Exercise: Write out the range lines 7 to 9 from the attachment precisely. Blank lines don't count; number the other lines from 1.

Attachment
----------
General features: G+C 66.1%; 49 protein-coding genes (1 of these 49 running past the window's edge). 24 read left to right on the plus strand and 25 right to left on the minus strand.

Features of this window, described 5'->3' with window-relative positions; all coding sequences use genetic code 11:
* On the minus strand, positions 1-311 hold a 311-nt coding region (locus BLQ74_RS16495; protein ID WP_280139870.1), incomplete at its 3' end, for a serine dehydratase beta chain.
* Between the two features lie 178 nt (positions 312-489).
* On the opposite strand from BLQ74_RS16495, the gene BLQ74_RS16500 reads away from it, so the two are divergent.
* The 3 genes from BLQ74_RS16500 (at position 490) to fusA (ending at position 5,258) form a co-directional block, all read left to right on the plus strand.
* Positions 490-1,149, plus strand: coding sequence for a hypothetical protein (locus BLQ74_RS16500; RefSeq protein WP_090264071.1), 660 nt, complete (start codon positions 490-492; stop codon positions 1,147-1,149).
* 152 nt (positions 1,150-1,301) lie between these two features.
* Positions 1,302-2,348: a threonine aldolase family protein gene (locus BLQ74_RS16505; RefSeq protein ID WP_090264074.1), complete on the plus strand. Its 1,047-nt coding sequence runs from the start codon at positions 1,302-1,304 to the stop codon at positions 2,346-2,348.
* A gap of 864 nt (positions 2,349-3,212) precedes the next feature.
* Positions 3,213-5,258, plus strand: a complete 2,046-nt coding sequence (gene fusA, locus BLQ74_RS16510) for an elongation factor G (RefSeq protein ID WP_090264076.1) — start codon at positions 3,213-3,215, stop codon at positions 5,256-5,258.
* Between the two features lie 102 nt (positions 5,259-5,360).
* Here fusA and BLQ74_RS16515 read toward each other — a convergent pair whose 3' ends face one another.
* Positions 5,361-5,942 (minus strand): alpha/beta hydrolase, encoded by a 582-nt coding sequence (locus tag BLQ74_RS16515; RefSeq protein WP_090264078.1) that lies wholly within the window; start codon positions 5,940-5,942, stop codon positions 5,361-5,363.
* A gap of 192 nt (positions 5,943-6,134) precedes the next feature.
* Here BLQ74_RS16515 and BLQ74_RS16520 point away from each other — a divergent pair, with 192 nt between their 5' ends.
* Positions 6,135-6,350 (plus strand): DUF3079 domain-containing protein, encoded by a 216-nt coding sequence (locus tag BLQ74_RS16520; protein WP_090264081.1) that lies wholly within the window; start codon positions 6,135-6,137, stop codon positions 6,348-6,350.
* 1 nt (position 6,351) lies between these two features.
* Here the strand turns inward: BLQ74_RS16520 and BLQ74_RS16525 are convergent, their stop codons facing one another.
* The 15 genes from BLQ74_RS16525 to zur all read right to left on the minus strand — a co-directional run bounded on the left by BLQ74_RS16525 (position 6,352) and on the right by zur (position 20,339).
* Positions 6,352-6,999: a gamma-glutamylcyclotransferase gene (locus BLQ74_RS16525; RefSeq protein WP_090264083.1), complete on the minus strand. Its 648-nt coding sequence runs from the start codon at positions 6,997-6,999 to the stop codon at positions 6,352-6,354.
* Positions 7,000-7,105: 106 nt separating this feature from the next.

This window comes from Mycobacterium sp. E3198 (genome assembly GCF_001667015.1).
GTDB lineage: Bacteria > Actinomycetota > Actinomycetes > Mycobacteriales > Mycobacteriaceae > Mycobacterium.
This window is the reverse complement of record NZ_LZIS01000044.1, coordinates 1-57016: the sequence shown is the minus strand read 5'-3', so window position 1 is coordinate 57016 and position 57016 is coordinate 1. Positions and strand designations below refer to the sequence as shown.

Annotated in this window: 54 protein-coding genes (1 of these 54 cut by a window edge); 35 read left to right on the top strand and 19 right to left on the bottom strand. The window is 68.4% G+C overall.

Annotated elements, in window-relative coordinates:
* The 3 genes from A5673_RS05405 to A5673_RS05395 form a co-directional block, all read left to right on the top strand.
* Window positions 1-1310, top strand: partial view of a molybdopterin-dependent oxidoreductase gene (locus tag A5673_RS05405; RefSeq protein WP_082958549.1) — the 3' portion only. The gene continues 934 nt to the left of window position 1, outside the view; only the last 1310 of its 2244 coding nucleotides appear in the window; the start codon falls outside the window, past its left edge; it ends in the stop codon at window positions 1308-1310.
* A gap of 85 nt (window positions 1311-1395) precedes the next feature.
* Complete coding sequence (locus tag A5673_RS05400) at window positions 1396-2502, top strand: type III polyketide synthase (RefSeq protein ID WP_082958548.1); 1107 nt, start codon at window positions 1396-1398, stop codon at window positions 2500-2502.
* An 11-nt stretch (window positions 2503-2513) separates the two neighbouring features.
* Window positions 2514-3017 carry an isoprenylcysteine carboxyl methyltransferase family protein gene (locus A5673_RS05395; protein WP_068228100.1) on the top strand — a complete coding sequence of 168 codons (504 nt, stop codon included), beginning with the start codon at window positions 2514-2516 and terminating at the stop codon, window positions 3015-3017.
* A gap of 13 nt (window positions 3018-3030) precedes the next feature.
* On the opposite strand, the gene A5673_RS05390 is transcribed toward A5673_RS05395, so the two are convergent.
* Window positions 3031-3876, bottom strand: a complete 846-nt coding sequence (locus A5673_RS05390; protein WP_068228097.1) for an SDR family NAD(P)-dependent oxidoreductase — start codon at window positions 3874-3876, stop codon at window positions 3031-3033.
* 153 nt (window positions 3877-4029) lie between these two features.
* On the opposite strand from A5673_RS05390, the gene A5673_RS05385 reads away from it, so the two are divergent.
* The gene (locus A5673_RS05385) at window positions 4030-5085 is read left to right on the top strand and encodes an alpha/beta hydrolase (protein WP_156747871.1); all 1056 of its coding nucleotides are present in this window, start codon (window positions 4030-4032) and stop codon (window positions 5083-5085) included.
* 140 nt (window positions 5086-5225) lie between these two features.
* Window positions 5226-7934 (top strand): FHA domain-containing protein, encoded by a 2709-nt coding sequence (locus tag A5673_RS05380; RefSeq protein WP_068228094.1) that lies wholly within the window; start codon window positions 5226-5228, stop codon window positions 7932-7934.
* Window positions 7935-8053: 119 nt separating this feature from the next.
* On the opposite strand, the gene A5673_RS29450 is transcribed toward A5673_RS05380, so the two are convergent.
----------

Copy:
* Positions 490-1,149, plus strand: coding sequence for a hypothetical protein (locus BLQ74_RS16500; RefSeq protein WP_090264071.1), 660 nt, complete (start codon positions 490-492; stop codon positions 1,147-1,149).
* 152 nt (positions 1,150-1,301) lie between these two features.
* Positions 1,302-2,348: a threonine aldolase family protein gene (locus BLQ74_RS16505; RefSeq protein ID WP_090264074.1), complete on the plus strand. Its 1,047-nt coding sequence runs from the start codon at positions 1,302-1,304 to the stop codon at positions 2,346-2,348.